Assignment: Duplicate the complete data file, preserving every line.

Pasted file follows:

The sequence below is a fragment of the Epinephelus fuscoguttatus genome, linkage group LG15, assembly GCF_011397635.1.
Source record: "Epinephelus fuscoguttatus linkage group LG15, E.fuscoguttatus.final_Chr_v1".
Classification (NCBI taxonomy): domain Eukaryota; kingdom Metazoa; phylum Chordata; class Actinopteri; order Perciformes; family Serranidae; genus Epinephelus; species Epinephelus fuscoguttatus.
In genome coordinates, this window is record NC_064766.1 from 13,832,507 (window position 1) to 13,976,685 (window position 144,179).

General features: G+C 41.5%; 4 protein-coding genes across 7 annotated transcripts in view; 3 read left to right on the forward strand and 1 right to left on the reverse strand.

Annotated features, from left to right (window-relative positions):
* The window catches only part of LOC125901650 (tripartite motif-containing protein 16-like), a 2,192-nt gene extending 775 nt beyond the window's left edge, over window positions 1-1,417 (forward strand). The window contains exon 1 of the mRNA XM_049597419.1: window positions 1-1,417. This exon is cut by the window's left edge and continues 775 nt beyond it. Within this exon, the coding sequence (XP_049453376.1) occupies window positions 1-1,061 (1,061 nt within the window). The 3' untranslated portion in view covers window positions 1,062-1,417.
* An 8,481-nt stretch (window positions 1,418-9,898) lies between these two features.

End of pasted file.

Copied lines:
The sequence below is a fragment of the Epinephelus fuscoguttatus genome, linkage group LG15, assembly GCF_011397635.1.
Source record: "Epinephelus fuscoguttatus linkage group LG15, E.fuscoguttatus.final_Chr_v1".
Classification (NCBI taxonomy): domain Eukaryota; kingdom Metazoa; phylum Chordata; class Actinopteri; order Perciformes; family Serranidae; genus Epinephelus; species Epinephelus fuscoguttatus.
In genome coordinates, this window is record NC_064766.1 from 13,832,507 (window position 1) to 13,976,685 (window position 144,179).

General features: G+C 41.5%; 4 protein-coding genes across 7 annotated transcripts in view; 3 read left to right on the forward strand and 1 right to left on the reverse strand.

Annotated features, from left to right (window-relative positions):
* The window catches only part of LOC125901650 (tripartite motif-containing protein 16-like), a 2,192-nt gene extending 775 nt beyond the window's left edge, over window positions 1-1,417 (forward strand). The window contains exon 1 of the mRNA XM_049597419.1: window positions 1-1,417. This exon is cut by the window's left edge and continues 775 nt beyond it. Within this exon, the coding sequence (XP_049453376.1) occupies window positions 1-1,061 (1,061 nt within the window). The 3' untranslated portion in view covers window positions 1,062-1,417.
* An 8,481-nt stretch (window positions 1,418-9,898) lies between these two features.